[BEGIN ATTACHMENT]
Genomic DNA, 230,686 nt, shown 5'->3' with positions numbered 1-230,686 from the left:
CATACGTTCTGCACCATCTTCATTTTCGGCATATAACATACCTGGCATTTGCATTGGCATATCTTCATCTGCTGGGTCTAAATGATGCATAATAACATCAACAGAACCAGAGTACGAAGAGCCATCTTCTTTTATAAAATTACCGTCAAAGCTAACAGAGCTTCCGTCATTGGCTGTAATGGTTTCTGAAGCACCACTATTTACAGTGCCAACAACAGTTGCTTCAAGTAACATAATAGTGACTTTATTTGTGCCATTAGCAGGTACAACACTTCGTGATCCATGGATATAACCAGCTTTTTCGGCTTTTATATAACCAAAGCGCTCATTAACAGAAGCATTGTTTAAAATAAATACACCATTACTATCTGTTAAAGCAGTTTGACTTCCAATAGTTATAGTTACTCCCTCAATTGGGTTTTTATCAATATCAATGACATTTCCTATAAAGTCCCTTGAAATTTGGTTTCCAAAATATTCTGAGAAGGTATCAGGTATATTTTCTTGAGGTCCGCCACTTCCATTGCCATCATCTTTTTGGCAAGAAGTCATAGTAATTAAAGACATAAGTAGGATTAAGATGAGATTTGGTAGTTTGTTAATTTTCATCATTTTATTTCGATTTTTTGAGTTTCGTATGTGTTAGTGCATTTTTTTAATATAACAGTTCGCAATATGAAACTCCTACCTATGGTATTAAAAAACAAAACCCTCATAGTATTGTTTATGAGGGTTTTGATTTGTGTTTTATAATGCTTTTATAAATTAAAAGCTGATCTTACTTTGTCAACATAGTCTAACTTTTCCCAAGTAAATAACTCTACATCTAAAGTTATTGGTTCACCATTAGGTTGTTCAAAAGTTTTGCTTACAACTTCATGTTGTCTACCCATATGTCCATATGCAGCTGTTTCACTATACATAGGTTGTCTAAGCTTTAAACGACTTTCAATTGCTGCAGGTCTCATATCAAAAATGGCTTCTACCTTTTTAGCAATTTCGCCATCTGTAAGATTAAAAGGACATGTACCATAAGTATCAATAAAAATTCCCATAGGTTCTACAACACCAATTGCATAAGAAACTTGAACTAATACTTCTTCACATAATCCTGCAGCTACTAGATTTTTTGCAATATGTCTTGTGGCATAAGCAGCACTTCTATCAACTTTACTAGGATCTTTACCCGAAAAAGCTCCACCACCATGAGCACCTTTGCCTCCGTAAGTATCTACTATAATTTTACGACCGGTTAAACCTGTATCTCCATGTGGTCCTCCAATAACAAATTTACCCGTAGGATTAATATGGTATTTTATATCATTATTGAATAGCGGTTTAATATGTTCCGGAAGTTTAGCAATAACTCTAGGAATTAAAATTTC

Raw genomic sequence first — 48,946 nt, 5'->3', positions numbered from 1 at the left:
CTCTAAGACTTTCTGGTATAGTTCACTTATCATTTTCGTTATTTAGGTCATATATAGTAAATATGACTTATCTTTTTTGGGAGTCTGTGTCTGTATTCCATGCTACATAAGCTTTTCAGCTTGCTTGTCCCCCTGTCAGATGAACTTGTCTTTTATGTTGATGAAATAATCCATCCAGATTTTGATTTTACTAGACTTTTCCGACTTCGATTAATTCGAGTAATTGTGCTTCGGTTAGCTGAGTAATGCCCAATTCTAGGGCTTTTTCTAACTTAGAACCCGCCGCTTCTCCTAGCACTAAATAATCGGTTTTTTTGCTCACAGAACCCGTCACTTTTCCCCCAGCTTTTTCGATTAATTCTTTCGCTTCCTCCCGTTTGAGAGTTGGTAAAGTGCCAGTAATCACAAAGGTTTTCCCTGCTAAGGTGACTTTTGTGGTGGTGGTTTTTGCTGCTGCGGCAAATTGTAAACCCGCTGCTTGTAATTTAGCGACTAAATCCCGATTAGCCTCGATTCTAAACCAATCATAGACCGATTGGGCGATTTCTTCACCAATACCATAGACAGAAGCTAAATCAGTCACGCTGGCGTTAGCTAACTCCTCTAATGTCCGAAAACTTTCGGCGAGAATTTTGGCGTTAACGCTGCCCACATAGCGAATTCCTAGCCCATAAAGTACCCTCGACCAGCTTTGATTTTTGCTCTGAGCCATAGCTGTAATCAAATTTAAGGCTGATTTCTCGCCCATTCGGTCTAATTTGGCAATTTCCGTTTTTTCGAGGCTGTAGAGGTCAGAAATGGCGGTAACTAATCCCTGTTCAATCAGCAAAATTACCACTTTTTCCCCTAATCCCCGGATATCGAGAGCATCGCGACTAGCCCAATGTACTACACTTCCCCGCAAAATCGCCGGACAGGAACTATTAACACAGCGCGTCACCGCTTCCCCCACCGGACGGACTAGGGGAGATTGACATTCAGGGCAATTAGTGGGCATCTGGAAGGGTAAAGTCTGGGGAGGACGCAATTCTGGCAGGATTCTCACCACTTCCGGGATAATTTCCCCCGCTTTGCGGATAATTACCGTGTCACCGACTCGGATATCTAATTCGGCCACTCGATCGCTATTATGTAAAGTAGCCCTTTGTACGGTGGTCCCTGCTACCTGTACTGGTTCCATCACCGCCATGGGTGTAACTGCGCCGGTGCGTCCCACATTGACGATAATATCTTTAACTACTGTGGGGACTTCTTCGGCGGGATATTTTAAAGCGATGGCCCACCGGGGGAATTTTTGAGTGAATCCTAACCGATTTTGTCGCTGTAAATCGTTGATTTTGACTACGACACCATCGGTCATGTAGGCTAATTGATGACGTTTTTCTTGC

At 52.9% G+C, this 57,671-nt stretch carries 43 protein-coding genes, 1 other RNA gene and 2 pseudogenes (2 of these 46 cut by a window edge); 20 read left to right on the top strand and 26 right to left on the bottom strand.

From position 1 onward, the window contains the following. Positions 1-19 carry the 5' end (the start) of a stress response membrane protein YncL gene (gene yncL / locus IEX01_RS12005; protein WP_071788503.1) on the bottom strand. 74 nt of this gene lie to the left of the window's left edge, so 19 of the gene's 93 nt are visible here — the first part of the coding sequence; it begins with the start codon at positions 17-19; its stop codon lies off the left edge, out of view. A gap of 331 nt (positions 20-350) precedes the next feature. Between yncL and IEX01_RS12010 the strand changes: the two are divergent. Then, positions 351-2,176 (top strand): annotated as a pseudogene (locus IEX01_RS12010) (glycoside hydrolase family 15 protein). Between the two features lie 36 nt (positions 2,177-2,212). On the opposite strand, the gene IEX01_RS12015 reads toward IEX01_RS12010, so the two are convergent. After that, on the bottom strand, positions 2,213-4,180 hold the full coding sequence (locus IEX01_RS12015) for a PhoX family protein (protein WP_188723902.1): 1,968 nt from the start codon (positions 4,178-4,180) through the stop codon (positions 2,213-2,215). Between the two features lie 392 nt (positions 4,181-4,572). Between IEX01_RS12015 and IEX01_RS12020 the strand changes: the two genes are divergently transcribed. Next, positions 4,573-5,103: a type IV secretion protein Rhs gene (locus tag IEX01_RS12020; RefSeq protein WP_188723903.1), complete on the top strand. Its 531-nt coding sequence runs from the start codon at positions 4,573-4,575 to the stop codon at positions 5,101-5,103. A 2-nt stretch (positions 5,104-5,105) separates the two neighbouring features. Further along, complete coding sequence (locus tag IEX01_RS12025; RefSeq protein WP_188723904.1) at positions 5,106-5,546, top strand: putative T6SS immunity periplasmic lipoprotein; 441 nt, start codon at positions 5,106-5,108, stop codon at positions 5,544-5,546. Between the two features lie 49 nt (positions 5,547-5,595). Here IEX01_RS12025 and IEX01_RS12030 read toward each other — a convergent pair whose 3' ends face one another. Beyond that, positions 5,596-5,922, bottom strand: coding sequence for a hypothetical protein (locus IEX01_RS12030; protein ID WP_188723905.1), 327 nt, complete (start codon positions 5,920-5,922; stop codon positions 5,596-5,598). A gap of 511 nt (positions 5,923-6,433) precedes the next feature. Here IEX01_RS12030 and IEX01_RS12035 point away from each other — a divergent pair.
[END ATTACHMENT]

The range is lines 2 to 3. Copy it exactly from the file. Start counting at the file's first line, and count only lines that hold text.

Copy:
CATACGTTCTGCACCATCTTCATTTTCGGCATATAACATACCTGGCATTTGCATTGGCATATCTTCATCTGCTGGGTCTAAATGATGCATAATAACATCAACAGAACCAGAGTACGAAGAGCCATCTTCTTTTATAAAATTACCGTCAAAGCTAACAGAGCTTCCGTCATTGGCTGTAATGGTTTCTGAAGCACCACTATTTACAGTGCCAACAACAGTTGCTTCAAGTAACATAATAGTGACTTTATTTGTGCCATTAGCAGGTACAACACTTCGTGATCCATGGATATAACCAGCTTTTTCGGCTTTTATATAACCAAAGCGCTCATTAACAGAAGCATTGTTTAAAATAAATACACCATTACTATCTGTTAAAGCAGTTTGACTTCCAATAGTTATAGTTACTCCCTCAATTGGGTTTTTATCAATATCAATGACATTTCCTATAAAGTCCCTTGAAATTTGGTTTCCAAAATATTCTGAGAAGGTATCAGGTATATTTTCTTGAGGTCCGCCACTTCCATTGCCATCATCTTTTTGGCAAGAAGTCATAGTAATTAAAGACATAAGTAGGATTAAGATGAGATTTGGTAGTTTGTTAATTTTCATCATTTTATTTCGATTTTTTGAGTTTCGTATGTGTTAGTGCATTTTTTTAATATAACAGTTCGCAATATGAAACTCCTACCTATGGTATTAAAAAACAAAACCCTCATAGTATTGTTTATGAGGGTTTTGATTTGTGTTTTATAATGCTTTTATAAATTAAAAGCTGATCTTACTTTGTCAACATAGTCTAACTTTTCCCAAGTAAATAACTCTACATCTAAAGTTATTGGTTCACCATTAGGTTGTTCAAAAGTTTTGCTTACAACTTCATGTTGTCTACCCATATGTCCATATGCAGCTGTTTCACTATACATAGGTTGTCTAAGCTTTAAACGACTTTCAATTGCTGCAGGTCTCATATCAAAAATGGCTTCTACCTTTTTAGCAATTTCGCCATCTGTAAGATTAAAAGGACATGTACCATAAGTATCAATAAAAATTCCCATAGGTTCTACAACACCAATTGCATAAGAAACTTGAACTAATACTTCTTCACATAATCCTGCAGCTACTAGATTTTTTGCAATATGTCTTGTGGCATAAGCAGCACTTCTATCAACTTTACTAGGATCTTTACCCGAAAAAGCTCCACCACCATGAGCACCTTTGCCTCCGTAAGTATCTACTATAATTTTACGACCGGTTAAACCTGTATCTCCATGTGGTCCTCCAATAACAAATTTACCCGTAGGATTAATATGGTATTTTATATCATTATTGAATAGCGGTTTAATATGTTCCGGAAGTTTAGCAATAACTCTAGGAATTAAAATTTC

Raw genomic sequence first — 48,946 nt, 5'->3', positions numbered from 1 at the left: